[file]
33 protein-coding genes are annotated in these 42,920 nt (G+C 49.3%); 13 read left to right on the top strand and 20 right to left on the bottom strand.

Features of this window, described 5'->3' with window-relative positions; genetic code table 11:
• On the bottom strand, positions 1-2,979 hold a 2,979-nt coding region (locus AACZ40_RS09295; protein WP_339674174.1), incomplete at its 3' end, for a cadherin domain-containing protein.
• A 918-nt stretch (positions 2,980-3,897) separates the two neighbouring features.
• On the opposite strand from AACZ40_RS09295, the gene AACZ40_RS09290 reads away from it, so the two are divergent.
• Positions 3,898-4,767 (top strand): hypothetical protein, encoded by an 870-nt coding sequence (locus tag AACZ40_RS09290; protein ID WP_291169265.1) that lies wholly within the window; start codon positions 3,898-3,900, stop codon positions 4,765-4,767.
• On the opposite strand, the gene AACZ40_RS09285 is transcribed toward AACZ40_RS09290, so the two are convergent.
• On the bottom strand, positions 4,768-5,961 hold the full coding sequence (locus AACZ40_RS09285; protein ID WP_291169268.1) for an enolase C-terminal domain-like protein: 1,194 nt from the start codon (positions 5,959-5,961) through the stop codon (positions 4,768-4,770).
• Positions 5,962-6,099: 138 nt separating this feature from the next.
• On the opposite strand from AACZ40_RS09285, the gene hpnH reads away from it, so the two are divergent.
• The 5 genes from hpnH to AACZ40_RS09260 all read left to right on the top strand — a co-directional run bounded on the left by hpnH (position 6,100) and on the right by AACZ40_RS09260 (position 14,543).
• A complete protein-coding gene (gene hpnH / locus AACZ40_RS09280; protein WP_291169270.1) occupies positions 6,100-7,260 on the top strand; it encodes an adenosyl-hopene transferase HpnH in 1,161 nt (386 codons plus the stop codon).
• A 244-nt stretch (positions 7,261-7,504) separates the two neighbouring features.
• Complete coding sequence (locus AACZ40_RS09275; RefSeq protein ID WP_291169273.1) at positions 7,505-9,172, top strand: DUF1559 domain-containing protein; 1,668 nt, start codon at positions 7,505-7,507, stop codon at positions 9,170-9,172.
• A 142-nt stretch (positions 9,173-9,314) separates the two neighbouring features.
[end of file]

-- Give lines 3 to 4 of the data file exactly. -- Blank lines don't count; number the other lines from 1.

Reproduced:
• On the bottom strand, positions 1-2,979 hold a 2,979-nt coding region (locus AACZ40_RS09295; protein WP_339674174.1), incomplete at its 3' end, for a cadherin domain-containing protein.
• A 918-nt stretch (positions 2,980-3,897) separates the two neighbouring features.